Many internet users think that incognito mode in Google Chrome is like a magical cloak that will instantly gives them internet privacy. That’s just not true.
Incognito mode gets a bad rep. Some say it’s only used to hide “indecent” behavior. But there are legitimate uses for it. What is incognito mode? Just how “private” is it? Why even use it? And is there anything better to keep your affairs private on the internet? All of your questions will be answered below.
1. It’s Not Really Private
Well, nothing really is private these days but if you’re thinking that switching to incognito mode is going to magically cloak your internet behavior, you’re wrong.
When you switch to the incognito tab, Chrome itself tells you, “Going incognito doesn’t hide your browsing from your employer, your internet service provider, or the websites you visit.”
Yup. Your internet service provider still has a list of all the websites you visited. The website you’re viewing might also keep a record of your stay. And as Chrome used to say, your browsing habits are never quite protected from the person standing right behind you.
2. It Won’t Save You From Secret Agents
Before the NSA revelations and the incognito page redesign, Chrome had a funny line in there. Thanks to Dailykos we can all enjoy it. Listed under Be wary of was Surveillance by secret agents.
That little joke turned out to be a little too true and was consequently removed from the redesign.
The point I’m trying to make is that when it comes to privacy, incognito mode is certainly not what you should be relying upon.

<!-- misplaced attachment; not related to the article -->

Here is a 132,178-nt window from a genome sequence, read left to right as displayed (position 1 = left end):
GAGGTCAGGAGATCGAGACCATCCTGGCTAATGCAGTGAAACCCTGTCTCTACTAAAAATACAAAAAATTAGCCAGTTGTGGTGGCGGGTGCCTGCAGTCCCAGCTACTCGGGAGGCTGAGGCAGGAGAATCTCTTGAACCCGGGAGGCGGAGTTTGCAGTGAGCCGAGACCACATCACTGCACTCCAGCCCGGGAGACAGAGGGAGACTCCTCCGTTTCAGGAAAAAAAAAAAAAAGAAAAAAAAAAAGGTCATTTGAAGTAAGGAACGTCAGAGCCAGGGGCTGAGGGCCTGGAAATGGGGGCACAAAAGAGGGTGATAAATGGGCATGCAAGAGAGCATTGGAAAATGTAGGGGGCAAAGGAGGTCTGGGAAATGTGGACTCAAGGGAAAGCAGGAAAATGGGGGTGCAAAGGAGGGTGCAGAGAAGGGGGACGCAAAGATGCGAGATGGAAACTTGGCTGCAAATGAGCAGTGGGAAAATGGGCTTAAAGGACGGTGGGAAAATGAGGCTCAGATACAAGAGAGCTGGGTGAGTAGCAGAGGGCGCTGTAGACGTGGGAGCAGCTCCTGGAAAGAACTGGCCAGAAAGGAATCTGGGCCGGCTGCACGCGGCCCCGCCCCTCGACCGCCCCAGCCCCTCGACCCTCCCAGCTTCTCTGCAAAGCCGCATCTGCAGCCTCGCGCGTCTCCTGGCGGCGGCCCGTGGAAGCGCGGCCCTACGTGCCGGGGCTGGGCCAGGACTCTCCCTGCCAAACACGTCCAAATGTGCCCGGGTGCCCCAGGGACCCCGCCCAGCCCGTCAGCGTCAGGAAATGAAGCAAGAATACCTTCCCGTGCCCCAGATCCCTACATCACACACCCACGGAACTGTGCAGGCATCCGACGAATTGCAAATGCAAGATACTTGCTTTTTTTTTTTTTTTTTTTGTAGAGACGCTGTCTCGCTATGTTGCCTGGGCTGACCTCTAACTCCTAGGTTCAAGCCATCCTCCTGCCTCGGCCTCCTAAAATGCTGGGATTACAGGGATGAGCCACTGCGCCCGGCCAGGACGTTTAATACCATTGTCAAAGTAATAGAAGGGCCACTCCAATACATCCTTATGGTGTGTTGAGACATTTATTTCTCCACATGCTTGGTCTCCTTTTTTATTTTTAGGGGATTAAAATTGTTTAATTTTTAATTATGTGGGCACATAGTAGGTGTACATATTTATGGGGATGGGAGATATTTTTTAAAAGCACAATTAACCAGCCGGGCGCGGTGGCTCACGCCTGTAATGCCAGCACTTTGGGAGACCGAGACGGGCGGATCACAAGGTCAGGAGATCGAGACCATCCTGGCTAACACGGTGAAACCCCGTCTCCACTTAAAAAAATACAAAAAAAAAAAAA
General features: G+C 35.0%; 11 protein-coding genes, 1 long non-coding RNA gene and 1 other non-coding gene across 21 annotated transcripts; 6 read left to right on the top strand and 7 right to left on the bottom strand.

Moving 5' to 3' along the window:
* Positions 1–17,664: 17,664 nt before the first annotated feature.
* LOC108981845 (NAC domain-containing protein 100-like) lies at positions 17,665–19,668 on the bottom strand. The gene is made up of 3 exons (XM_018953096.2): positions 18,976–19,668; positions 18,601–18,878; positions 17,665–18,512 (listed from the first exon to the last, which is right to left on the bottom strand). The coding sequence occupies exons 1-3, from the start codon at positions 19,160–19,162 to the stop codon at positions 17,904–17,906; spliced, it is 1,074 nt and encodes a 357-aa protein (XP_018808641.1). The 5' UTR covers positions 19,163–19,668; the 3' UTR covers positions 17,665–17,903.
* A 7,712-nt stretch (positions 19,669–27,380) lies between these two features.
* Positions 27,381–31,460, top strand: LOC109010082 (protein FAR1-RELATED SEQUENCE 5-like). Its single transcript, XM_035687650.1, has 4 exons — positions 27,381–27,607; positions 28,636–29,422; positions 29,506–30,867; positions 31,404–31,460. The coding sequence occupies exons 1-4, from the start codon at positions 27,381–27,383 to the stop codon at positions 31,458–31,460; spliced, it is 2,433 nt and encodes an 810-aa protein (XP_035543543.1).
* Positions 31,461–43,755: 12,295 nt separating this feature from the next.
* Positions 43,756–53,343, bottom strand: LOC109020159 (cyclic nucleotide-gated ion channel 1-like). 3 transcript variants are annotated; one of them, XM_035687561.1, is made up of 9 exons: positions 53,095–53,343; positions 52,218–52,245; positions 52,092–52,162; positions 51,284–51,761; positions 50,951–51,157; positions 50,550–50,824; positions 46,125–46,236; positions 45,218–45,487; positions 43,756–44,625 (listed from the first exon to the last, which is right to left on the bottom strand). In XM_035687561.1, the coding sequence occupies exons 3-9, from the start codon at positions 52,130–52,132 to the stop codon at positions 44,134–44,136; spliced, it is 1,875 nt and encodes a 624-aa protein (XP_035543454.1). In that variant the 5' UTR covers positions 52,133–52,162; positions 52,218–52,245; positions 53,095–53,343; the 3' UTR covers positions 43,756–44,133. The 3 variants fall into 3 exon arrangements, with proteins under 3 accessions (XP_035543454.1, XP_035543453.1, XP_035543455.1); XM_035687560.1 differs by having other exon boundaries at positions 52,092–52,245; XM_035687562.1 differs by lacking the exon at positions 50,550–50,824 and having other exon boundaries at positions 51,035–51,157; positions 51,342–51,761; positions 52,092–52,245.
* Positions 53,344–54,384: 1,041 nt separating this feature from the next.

3. Incognito Mode: What Is It Good For?
The point of incognito mode is not to hide your identity from the rest of the world, it’s to hide your interactions with the internet from the PC you’re using (and the Google account you’re logged into).
Cool Tip: If you’re letting a friend check their email or log into Facebook on your personal computer, have them do it in a new incognito window (Ctrl+Shift+N). This way, it’s like they’re using an entirely different browser – which means they’ll log into their accounts without having to log you out first. Everybody wins. They can use your computer without having all of their user information saved in your cookies, and you don’t have to relog into all of your sites.
Due to these reasons, incognito mode is generally safer when making banking transactions or having conversations you don’t want to be recorded on your PC.
When cookies and extensions are disabled, the chances of a malicious app stealing your data are largely reduced.
If you use Gmail, Google Search and an Android phone, you know just how obsessive Google’s tracking is. Google Now on your phone will follow up on something you searched for on a computer that one time. Incognito mode prevents such encounters.
4. Is There A Way To Truly Be Private On The Internet?
Maybe not “truly” (ahem, secret agents), but we can surely try. Using VPN is usually the easiest and most effective way. A VPN masks physical location and IP address. So the website you’re visiting doesn’t really know who or where you are.
But if you really do not want to take any chances when it comes to privacy, you can check out VPN services like NordVPN and ExpressVPN (sign up using this link and save 49% on a yearly ExpressVPN plan.)
Use Tor Instead of Chrome
Chrome is built by Google. It is arguably the fastest and most feature rich browser out there. But Google makes money by serving you ads based on your personal information. By using anything from Google you’re essentially giving up your privacy.
To a lot of people, that’s worth the convenience.
If you really want to say no to Chrome, try Tor as your browser. It’s an open source browser that’s designed from the ground up to hide the identity of the user. It works similar to VPN software but on a browser level.
What Do You Use The Incognito Mode For?
Let us know what you use incognito mode for in the comments below, but please, don’t be indecent!